Right about now would be a good time for one of those infamous Jerry Reinsdorf statements.
After all, it’s been months since the Chairman’s last poetic masterpiece of daggers was thrown into the back of Tom Thibodeau as the former coach and his cardboard boxes were being escorted from the Advocate Center.
This time, however, how about a much simpler approach. One with some honesty. Just two words: “I’m sorry.’’
That would just about cover it all.
Sorry for not understanding that elite NBA coaches are like elite NFL quarterbacks, in that the only way you let one go is if it’s pried from the clutches of dead hands.
Sorry for still vehemently believing two years ago that Derrick Rose would put team in front of his brand.
Sorry for giving Bulls fans a product that has become completely unlikable.
But most of all, sorry for again believing that loyalty to a front office carries more weight than loyalty to a coach, a manager or to players.
If Thibodeau would have been empowered like he should have been over the Gar/Pax regime, Ron Adams would still be an elite assistant coach on the staff, All-Star Draymond Green would have been selected over Marquis Teague, and Gorgui Dieng would have been selected over Tony Snell. That just scratches the surface.
The misstep that cannot be forgiven in all of this, however, is what was allowed to happen in training camp prior to Thibodeau’s last season in charge. As the Sun-Times reported several times throughout the 2014-15 campaign, that’s when general manager Gar Forman and VP of basketball operations John Paxson started letting players know that it was OK to ignore Thibodeau’s all-in style because his chair was about to expire.
They empowered the inmates in the asylum.
And now everyone is wondering what could possibly be wrong with the roster this year?
Fred Hoiberg never had a chance with this group. Heck, Phil Jackson, Gregg Popovich or Adolph Rupp wouldn’t have a chance with this group.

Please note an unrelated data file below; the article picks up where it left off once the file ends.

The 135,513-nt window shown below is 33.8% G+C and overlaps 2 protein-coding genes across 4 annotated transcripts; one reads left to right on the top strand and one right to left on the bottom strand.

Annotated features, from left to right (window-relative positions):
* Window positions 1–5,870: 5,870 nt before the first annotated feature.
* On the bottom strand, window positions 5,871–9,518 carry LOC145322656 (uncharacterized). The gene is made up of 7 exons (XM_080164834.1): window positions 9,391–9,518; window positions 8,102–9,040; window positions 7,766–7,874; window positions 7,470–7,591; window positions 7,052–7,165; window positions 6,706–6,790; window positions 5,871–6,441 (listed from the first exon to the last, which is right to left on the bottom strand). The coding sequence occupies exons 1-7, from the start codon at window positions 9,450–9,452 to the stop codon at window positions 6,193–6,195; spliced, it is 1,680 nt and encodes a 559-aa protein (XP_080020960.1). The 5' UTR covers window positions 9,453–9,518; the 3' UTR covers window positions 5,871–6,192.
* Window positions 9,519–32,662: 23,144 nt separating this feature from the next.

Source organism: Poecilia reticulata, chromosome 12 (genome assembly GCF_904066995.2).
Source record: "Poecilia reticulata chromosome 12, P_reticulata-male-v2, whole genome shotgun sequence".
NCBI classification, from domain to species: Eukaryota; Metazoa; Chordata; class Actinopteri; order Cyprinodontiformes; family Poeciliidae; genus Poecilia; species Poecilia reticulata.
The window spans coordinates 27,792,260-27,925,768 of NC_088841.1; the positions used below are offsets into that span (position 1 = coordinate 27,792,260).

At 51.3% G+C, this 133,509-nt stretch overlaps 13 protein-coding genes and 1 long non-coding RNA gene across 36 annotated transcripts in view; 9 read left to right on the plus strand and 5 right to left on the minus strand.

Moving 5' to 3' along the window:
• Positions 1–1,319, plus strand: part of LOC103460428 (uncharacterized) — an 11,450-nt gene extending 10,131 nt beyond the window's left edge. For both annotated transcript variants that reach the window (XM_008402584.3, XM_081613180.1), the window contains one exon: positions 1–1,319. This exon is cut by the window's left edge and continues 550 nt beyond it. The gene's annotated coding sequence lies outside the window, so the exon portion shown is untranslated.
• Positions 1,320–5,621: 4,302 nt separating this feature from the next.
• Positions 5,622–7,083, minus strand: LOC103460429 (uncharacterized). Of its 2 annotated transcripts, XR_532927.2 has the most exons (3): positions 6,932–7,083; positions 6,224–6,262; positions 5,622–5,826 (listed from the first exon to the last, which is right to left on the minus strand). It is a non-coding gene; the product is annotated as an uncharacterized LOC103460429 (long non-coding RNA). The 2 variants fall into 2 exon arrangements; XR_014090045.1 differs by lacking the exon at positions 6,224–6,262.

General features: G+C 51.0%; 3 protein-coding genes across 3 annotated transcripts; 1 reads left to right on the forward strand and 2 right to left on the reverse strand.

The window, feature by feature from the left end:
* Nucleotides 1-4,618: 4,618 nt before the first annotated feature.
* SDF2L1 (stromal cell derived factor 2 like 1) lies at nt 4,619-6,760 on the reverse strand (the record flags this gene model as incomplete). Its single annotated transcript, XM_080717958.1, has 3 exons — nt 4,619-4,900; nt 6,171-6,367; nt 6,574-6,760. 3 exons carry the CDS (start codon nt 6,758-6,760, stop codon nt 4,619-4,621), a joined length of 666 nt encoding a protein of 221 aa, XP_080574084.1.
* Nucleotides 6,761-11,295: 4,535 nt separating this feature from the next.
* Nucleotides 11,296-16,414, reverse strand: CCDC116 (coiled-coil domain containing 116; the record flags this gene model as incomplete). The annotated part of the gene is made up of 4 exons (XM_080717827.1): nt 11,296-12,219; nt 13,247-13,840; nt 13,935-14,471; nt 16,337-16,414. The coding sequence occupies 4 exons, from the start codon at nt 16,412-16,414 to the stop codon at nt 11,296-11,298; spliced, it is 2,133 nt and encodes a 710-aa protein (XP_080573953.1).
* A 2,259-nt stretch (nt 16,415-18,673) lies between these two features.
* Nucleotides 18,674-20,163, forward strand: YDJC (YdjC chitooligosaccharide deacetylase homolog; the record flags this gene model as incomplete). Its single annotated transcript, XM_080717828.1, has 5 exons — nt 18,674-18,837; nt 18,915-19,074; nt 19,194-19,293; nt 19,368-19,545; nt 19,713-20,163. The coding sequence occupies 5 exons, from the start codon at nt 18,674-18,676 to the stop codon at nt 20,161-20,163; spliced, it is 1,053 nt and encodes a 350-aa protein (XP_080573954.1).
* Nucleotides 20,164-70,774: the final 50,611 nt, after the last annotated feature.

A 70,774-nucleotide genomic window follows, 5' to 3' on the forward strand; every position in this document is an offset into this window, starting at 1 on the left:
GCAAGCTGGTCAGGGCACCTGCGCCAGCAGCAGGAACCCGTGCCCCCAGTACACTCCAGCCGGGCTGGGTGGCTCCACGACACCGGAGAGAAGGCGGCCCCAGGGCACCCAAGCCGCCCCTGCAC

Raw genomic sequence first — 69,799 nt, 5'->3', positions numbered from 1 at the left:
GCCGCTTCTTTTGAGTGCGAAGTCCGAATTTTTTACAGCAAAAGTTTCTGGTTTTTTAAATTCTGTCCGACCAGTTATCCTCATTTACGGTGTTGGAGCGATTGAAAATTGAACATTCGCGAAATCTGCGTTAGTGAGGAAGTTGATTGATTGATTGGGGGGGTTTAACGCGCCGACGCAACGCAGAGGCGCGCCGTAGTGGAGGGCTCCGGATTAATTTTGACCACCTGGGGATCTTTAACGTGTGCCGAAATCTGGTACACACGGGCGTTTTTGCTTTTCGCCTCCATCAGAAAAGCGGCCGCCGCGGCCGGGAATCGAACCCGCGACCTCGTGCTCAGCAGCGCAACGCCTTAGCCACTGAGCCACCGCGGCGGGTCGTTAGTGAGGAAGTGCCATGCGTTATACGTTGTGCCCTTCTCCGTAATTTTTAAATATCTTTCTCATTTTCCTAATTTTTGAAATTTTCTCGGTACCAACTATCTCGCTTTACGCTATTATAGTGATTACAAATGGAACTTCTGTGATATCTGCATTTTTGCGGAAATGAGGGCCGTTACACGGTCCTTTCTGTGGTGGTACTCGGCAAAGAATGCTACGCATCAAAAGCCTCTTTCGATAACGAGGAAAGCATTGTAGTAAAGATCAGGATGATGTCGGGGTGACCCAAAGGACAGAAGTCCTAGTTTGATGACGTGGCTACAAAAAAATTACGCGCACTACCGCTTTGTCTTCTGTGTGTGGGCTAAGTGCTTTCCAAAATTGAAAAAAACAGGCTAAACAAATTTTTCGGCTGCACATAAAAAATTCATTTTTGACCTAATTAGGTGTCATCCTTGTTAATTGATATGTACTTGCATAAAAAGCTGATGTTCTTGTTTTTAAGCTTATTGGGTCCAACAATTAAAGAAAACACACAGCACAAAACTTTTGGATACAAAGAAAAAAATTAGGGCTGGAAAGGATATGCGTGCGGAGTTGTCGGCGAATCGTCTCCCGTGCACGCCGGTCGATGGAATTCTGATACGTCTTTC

The front office spoiled the water, and now expects the players to drink it all in?
No wonder they look like a YMCA pick-up team on most nights, as ego and agendas have engulfed concepts like team and a blue-collar mentality.
There will, however, be a narrative they will try and spin. There always is.
“Injuries and the growing pains of a new system were too much to overcome, so we’re going to go ahead and use the expanded payroll this offseason to make changes and ensure that this won’t happen again. Now please go ahead and buy the Jimmy Butler Ticket Package, which allows you 21 home games for most of your disposable income, as well as our always fun-loving Benny the Bull Night.’’
When the curtain is pulled back, this is what Bulls basketball has become since the Jordan years: Great at marketing, average at basketball, dreadful in honesty.
So as the All-Star Break begins, the Bulls crawl into it 27-25, and with one homework assignment from their first-year head coach.
“We got to find ourselves,’’ Hoiberg said. “I challenged them, whatever they got to do over the break, look themselves in the mirror, find a way to get committed to this team where we can come out and go on a run.’’
It shouldn’t just be the players, however. There should be a long line waiting to look into that mirror, and Reinsdorf should be standing right in front.